A journal, evolved
September 3, 2007 § Leave a comment
As I write this, I am looking at one of the most inspiring scenes in the world: the granite shores of Georgian Bay covered by wind-bent pine and rolling in and out of perfectly still waters. I’ve been calmly watching this scene for a week, playing with my kids, sipping wine, listening. I’ve also been sitting here reading Paul Hawken‘s new book Blessed Unrest (book reflections in another post).
Blessed Unrest reminded me of the important role that journals – and other sorts of reflective writing – can play in navigating new terrain. In particular, Hawken talks about the way Thoreau used his journal to log ideas during and beyond his time on Walden Pond. These simple logs became the seeds not only of Thoreau’s books and essays, but also of movements for peace, justice and sustainability that he barely could have imagined. Thoreau’s simple documentary record of the present became inspirational fuel for the future.
I count myself lucky that I stumbled across blogging just as I started my work on telecentre.org. Writing a journal online has helped me watch the arc of my own thinking and actions over the past two and a half years. I started out as a passionate, hurried movement builder. The many faces and hearts that inspired my blog postings helped fuel this passion. They also led me to the understanding that weaving together the atoms of modern movements is a simple matter, and also a very difficult one. It is a complex blend of leadership, patience and surrender. Seeing this is a gift that has come from keeping a journal.
At the moment, I am entering a new phase of my work, which makes me think I need a new way of writing this journal. The first steps of telecentre.org were all about a journey across the telecentre movement, seeking out the best grassroots leaders, both for myself and for each other. A series of episodic snapshots recorded on this page seemed to work well as a way to document the journey. At each stop – a country, a telecentre, a community gathering — I would write a story about “the things I was learning along the way”. For myself and the few that were reading, this provided at least one lens into the people, organizations and networks that were growing into telecentre.org.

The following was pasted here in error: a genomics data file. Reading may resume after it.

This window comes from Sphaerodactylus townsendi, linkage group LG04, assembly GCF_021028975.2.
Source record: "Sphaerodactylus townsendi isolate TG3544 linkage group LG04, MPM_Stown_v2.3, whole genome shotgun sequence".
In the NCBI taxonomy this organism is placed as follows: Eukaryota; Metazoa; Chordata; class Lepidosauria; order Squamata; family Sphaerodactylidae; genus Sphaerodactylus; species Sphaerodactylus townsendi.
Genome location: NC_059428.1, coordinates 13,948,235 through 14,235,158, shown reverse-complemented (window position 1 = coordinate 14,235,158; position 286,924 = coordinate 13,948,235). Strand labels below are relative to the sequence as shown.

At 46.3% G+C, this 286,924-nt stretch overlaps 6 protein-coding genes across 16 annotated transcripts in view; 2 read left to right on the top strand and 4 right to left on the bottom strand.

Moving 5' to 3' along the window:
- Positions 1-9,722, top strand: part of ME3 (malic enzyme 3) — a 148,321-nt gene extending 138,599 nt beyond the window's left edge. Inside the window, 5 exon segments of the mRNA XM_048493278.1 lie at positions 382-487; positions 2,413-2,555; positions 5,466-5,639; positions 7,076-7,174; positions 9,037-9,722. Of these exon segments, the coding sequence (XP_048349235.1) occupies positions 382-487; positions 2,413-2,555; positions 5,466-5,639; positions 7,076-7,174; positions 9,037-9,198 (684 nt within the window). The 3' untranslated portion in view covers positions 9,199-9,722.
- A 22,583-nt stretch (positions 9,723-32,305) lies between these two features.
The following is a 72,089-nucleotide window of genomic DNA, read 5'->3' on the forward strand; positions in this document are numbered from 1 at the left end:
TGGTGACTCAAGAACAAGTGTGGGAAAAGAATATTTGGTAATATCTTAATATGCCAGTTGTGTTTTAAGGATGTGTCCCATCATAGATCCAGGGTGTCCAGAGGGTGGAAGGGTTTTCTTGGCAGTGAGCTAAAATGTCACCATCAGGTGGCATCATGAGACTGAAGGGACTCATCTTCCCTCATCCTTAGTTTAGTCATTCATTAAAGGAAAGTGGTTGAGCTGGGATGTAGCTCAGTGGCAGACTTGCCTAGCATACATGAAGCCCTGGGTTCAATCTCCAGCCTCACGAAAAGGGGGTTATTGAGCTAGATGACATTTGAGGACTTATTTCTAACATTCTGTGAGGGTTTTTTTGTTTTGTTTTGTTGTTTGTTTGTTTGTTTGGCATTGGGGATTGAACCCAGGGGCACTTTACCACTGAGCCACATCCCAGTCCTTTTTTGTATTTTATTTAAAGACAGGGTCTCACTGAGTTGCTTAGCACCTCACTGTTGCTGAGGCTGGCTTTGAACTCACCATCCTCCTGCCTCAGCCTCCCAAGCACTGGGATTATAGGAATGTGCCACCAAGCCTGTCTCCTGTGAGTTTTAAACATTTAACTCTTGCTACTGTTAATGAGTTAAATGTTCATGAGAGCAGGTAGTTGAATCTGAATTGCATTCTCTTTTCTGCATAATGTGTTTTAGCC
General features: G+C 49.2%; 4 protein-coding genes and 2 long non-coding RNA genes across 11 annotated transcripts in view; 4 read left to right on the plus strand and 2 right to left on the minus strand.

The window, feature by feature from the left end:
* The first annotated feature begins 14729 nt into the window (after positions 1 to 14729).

I am now starting a different journey. It still includes work on telecentre.org, although with less focus on ground level activism (others are thriving at this piece). The job now is to help telecentre.org transform from a public sector funding program into a global community that is driven and governed by grassroots telecentre networks. Working with a talented collection of new friends at the Shuttleworth Foundation, I have also turned part of my attention to the movement for open (source) educational content, in South Africa and around the world. Both efforts are experiments in what might be called open philanthropy, thinking of the networks and connectivity make up modern movements not only as something to fund, but also as a way to work. This is a blend of very activist and very conceptual work, which I love.
As I spend my days thinking through governance models, learning about open (source) education and sketching out what open philanthropy might possibly look like, I know that I will need a journal that reflects on more than just my travels. I will need to keep notes on things I read. Map out emerging ideas. And just doodle. I will need a broad sketchpad covering what may seem like very disparate ideas. This will be messy, to be sure. But I think that’s what good journals are about.
As of this post, the focus of this blog page is officially evolving, with doodles, notes and messiness as the theme. Enjoy.